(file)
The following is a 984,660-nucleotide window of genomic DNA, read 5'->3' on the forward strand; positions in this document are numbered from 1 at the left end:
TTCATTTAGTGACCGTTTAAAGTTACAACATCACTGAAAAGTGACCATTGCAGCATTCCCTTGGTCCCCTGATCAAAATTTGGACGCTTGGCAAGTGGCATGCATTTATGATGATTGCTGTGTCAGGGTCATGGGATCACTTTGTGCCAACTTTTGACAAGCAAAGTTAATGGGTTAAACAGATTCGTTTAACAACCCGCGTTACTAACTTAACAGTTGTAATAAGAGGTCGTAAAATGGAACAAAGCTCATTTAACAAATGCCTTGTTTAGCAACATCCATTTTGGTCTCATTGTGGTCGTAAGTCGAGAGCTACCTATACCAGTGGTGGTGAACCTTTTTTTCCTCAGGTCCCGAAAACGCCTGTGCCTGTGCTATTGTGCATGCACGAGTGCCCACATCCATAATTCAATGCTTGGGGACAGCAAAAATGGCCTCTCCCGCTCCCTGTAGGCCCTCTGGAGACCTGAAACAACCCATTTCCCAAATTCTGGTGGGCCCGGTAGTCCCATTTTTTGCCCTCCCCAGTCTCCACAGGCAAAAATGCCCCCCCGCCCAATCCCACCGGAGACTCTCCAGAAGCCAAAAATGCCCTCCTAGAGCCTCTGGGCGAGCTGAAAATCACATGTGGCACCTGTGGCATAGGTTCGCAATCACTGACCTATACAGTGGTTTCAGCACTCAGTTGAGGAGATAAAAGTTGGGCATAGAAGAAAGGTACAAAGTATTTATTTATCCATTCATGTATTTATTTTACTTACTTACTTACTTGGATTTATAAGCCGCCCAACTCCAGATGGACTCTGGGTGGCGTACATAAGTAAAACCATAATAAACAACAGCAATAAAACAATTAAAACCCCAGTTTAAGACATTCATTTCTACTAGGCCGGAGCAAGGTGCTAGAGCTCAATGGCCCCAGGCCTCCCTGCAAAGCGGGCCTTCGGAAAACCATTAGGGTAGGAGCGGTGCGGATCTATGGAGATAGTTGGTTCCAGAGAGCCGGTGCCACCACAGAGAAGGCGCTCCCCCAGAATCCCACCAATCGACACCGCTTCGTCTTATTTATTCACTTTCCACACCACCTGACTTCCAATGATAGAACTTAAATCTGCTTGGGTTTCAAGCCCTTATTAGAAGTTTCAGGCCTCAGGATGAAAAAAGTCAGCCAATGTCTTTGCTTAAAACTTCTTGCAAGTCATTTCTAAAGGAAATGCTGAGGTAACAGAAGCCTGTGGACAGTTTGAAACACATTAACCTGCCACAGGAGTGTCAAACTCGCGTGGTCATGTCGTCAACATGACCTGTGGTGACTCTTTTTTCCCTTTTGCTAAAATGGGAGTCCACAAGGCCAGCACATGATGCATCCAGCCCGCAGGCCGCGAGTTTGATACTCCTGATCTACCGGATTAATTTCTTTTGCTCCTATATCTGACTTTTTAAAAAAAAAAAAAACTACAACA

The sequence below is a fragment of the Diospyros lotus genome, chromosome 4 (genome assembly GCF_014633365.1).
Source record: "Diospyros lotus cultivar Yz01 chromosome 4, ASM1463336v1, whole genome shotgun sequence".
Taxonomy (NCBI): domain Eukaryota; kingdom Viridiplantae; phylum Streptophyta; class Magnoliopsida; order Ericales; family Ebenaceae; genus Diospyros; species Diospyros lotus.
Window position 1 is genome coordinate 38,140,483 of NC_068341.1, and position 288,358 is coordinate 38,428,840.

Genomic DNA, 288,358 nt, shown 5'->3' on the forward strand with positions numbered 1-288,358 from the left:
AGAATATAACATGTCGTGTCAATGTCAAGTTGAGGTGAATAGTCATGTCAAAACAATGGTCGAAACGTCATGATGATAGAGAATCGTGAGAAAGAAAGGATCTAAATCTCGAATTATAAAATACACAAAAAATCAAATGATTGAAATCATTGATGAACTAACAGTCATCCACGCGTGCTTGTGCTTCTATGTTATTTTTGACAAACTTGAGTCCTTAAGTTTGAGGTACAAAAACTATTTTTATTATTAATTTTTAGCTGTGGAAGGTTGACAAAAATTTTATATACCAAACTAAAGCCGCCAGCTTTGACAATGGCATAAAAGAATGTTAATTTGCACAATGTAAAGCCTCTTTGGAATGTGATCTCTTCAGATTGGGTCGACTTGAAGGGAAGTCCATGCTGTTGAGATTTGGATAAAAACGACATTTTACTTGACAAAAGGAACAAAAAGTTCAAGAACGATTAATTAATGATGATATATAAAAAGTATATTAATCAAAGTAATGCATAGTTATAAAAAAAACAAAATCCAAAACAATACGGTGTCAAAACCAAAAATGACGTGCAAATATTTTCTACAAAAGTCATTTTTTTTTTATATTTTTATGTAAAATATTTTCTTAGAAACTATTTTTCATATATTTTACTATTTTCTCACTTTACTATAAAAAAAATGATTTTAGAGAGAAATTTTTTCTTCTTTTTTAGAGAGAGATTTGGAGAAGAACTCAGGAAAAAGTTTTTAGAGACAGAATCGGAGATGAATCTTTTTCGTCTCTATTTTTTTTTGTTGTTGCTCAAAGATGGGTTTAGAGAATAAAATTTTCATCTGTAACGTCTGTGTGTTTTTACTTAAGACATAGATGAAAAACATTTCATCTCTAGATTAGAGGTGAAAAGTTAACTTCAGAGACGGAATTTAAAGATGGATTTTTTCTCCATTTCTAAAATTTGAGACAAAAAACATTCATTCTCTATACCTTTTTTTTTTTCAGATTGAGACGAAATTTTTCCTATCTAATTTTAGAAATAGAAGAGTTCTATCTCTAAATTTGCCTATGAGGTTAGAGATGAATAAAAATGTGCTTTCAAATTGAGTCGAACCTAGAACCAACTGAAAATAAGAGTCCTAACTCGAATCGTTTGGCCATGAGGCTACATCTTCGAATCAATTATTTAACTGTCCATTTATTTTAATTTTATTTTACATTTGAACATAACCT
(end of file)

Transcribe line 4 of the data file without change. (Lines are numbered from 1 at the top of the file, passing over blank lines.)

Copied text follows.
Source record: "Diospyros lotus cultivar Yz01 chromosome 4, ASM1463336v1, whole genome shotgun sequence".